Michael Shermer reminds us how easy it is by quoting a physicist. [When Scientists Sin: Fraud, deception and lies in research reveal how science is (mostly) self-correcting]
In his 1974 commencement speech at the California Institute of Technology, Nobel laureate physicist Richard P. Feynman articulated the foundation of scientific integrity: “The first principle is that you must not fool yourself—and you are the easiest person to fool.... After you’ve not fooled yourself, it’s easy not to fool other scientists. You just have to be honest in a conventional way after that.”This reminds me of an even earlier quotation from Peter Medawar in 1961. It's from a review of The Phenomenon of Man by Pierre Teilhard de Chardin.
It is a book widely held to be of the utmost profundity and significance; it created something like a sensation upon its publication in France, and some reviewers hearabouts called it the Book of the Year—one, the Book of the Century. Yet the greater part of it, I shall show, is nonsense, tricked out with a variety of metaphysical conceits, and its author can be excused of dishonesty only on the grounds that before deceiving others he has taken great pains to deceive himself.It's much easier to fool yourself these days, in part because Peter Medawar and Richard Feynman aren't around to keep us honest.
That's one of the problems with modern science.
It's worth noting that Medawar was an atheist and he had little use for those who attempt to bolster religious beliefs with scientific arguments. It's also worth noting that forty years after Medawar's review you can still find people defending Teilhard as in Prophets without honour?, an essay published in Nature in 2000.
Teilhard's books were published posthumously: his religious superiors forbade him publishing his views on human evolution in his lifetime. He thus shared with Galileo the distinction, if that is the right word, of having his work suppressed by the Roman Catholic Church. Just because Galileo was right does not, of course, give everyone else whose work is proscribed the stamp of scientific rectitude, but Teilhard was doubly distinguished in his second martyrdom at the hands of scientific orthodoxy. But apart from its religious streak, Teilhard's approach is not so different from that of the modern field of evolutionary psychology, and he anticipated the explosive growth of mass communication. For a book written in the late 1930s, The Phenomenon of Man seems remarkably prescient.Speaking of phenomena, how often do you sees someone's work compared to evolutionary psychology where the comparison is meant to be a compliment?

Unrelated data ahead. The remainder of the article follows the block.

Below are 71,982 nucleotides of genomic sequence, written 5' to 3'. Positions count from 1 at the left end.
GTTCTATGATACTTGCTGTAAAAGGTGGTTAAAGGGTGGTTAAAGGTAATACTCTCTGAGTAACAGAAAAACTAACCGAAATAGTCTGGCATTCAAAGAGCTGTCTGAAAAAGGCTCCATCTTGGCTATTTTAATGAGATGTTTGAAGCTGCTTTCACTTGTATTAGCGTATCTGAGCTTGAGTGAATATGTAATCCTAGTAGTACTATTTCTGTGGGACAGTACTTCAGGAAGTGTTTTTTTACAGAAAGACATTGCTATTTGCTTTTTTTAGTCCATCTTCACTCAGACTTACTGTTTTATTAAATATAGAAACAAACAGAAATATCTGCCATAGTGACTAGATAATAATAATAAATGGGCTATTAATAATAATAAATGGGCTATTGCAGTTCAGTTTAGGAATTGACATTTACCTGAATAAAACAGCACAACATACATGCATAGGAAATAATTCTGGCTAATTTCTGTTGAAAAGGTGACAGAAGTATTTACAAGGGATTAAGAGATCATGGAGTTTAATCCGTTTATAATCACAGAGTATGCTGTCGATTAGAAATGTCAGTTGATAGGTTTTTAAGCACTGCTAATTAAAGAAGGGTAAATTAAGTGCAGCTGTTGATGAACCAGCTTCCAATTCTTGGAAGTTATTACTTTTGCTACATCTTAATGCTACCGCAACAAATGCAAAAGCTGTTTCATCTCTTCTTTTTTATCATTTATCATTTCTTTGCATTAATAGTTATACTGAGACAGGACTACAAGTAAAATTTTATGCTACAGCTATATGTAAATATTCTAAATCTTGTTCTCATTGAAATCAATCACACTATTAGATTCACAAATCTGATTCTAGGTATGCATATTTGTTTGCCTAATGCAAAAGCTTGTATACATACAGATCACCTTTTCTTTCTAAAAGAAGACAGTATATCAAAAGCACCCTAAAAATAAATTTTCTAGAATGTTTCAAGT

Teilhard is not alone in being tried by the scientific establishment while experiencing popular success. A good deal of hostility has been directed at the concept of the biosphere as an intelligent organism — James Lovelock's Gaia — and at astronomer Fred Hoyle's ideas on the extraterrestrial origin of life. Both met with popular enthusiasm before the scientific establishment would admit that they were candidate hypotheses. The evolutionary biologist John Maynard Smith castigated Hoyle recently in this very journal ( Nature 403, 594–595; 2000).
Teilhard's books must have far outsold Medawar's Reith Lectures, and therein lies a dilemma for scientists in their relationship with the public. Should they, like Medawar, stick to the facts, satisfying the dictates of scientific conscience but, with a limited horizon, reaching a limited audience? Or should they throw caution to the winds as Teilhard did, appeal to a large audience, but risk disapprobation by the scientific community? There is a psychological issue, too, which is that the public may have twigged that not only do orthodox scientists restrict their enquiries to the physical world, but also that many of them believe in their hearts that there is nothing beyond it.